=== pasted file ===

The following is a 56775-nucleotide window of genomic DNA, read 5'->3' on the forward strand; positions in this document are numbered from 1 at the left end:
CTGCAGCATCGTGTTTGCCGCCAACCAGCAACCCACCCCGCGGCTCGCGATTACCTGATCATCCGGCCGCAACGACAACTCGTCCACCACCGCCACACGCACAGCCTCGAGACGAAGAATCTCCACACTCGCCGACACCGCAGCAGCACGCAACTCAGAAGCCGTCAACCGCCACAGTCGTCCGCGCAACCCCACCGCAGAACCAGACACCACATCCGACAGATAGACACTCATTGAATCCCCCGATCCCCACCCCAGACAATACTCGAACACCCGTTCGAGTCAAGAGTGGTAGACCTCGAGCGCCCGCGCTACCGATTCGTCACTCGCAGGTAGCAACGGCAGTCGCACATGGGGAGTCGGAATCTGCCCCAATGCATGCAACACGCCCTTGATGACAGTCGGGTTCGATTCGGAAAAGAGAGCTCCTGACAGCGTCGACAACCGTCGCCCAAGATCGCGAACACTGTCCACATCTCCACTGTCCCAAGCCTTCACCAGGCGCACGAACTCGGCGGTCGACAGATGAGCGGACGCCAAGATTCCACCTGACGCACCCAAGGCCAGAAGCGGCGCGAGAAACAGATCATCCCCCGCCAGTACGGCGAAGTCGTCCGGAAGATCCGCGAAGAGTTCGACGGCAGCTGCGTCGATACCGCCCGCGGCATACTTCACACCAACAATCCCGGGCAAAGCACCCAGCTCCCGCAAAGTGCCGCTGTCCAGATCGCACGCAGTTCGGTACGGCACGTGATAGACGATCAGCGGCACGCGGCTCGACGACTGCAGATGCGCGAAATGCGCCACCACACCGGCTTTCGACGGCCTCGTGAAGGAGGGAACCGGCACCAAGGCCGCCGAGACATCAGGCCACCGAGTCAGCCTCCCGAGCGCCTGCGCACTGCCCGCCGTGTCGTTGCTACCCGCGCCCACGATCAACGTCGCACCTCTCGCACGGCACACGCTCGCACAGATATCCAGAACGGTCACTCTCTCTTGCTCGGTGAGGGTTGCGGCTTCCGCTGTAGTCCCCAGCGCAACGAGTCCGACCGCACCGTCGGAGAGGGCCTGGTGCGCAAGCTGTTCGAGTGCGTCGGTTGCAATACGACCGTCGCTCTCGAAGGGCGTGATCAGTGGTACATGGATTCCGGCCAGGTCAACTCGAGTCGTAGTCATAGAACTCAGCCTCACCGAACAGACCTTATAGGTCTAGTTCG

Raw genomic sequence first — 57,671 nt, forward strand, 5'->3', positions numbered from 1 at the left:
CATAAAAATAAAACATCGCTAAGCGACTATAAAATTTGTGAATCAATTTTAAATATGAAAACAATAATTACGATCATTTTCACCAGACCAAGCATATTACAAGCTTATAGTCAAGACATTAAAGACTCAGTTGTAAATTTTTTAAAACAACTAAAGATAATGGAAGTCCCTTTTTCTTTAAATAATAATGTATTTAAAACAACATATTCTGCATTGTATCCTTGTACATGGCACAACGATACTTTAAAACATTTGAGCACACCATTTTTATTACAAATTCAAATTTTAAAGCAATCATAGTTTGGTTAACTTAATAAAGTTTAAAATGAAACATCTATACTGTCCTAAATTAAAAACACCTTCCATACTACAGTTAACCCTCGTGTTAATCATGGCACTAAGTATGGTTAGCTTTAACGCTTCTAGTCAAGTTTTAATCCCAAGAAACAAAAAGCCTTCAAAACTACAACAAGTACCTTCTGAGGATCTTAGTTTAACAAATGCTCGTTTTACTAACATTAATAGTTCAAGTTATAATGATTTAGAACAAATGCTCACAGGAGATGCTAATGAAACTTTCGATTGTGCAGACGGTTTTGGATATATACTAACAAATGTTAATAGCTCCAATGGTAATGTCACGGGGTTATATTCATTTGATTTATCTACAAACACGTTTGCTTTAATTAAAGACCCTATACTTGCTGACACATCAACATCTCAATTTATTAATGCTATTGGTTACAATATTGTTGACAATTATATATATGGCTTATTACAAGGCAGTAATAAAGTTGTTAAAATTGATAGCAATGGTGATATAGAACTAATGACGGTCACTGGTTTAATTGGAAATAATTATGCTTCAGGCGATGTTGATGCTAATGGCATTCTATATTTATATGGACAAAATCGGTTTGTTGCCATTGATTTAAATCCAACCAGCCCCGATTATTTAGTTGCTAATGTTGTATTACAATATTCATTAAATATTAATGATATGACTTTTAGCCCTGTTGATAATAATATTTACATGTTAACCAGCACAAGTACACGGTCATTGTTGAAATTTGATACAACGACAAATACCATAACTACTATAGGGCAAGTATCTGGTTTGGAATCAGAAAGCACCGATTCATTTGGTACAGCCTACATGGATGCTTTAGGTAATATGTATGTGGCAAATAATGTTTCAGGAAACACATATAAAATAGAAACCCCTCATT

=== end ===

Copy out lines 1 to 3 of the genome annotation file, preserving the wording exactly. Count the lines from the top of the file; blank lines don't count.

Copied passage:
The following is a 56775-nucleotide window of genomic DNA, read 5'->3' on the forward strand; positions in this document are numbered from 1 at the left end:
CTGCAGCATCGTGTTTGCCGCCAACCAGCAACCCACCCCGCGGCTCGCGATTACCTGATCATCCGGCCGCAACGACAACTCGTCCACCACCGCCACACGCACAGCCTCGAGACGAAGAATCTCCACACTCGCCGACACCGCAGCAGCACGCAACTCAGAAGCCGTCAACCGCCACAGTCGTCCGCGCAACCCCACCGCAGAACCAGACACCACATCCGACAGATAGACACTCATTGAATCCCCCGATCCCCACCCCAGACAATACTCGAACACCCGTTCGAGTCAAGAGTGGTAGACCTCGAGCGCCCGCGCTACCGATTCGTCACTCGCAGGTAGCAACGGCAGTCGCACATGGGGAGTCGGAATCTGCCCCAATGCATGCAACACGCCCTTGATGACAGTCGGGTTCGATTCGGAAAAGAGAGCTCCTGACAGCGTCGACAACCGTCGCCCAAGATCGCGAACACTGTCCACATCTCCACTGTCCCAAGCCTTCACCAGGCGCACGAACTCGGCGGTCGACAGATGAGCGGACGCCAAGATTCCACCTGACGCACCCAAGGCCAGAAGCGGCGCGAGAAACAGATCATCCCCCGCCAGTACGGCGAAGTCGTCCGGAAGATCCGCGAAGAGTTCGACGGCAGCTGCGTCGATACCGCCCGCGGCATACTTCACACCAACAATCCCGGGCAAAGCACCCAGCTCCCGCAAAGTGCCGCTGTCCAGATCGCACGCAGTTCGGTACGGCACGTGATAGACGATCAGCGGCACGCGGCTCGACGACTGCAGATGCGCGAAATGCGCCACCACACCGGCTTTCGACGGCCTCGTGAAGGAGGGAACCGGCACCAAGGCCGCCGAGACATCAGGCCACCGAGTCAGCCTCCCGAGCGCCTGCGCACTGCCCGCCGTGTCGTTGCTACCCGCGCCCACGATCAACGTCGCACCTCTCGCACGGCACACGCTCGCACAGATATCCAGAACGGTCACTCTCTCTTGCTCGGTGAGGGTTGCGGCTTCCGCTGTAGTCCCCAGCGCAACGAGTCCGACCGCACCGTCGGAGAGGGCCTGGTGCGCAAGCTGTTCGAGTGCGTCGGTTGCAATACGACCGTCGCTCTCGAAGGGCGTGATCAGTGGTACATGGATTCCGGCCAGGTCAACTCGAGTCGTAGTCATAGAACTCAGCCTCACCGAACAGACCTTATAGGTCTAGTTCG

Raw genomic sequence first — 57,671 nt, forward strand, 5'->3', positions numbered from 1 at the left: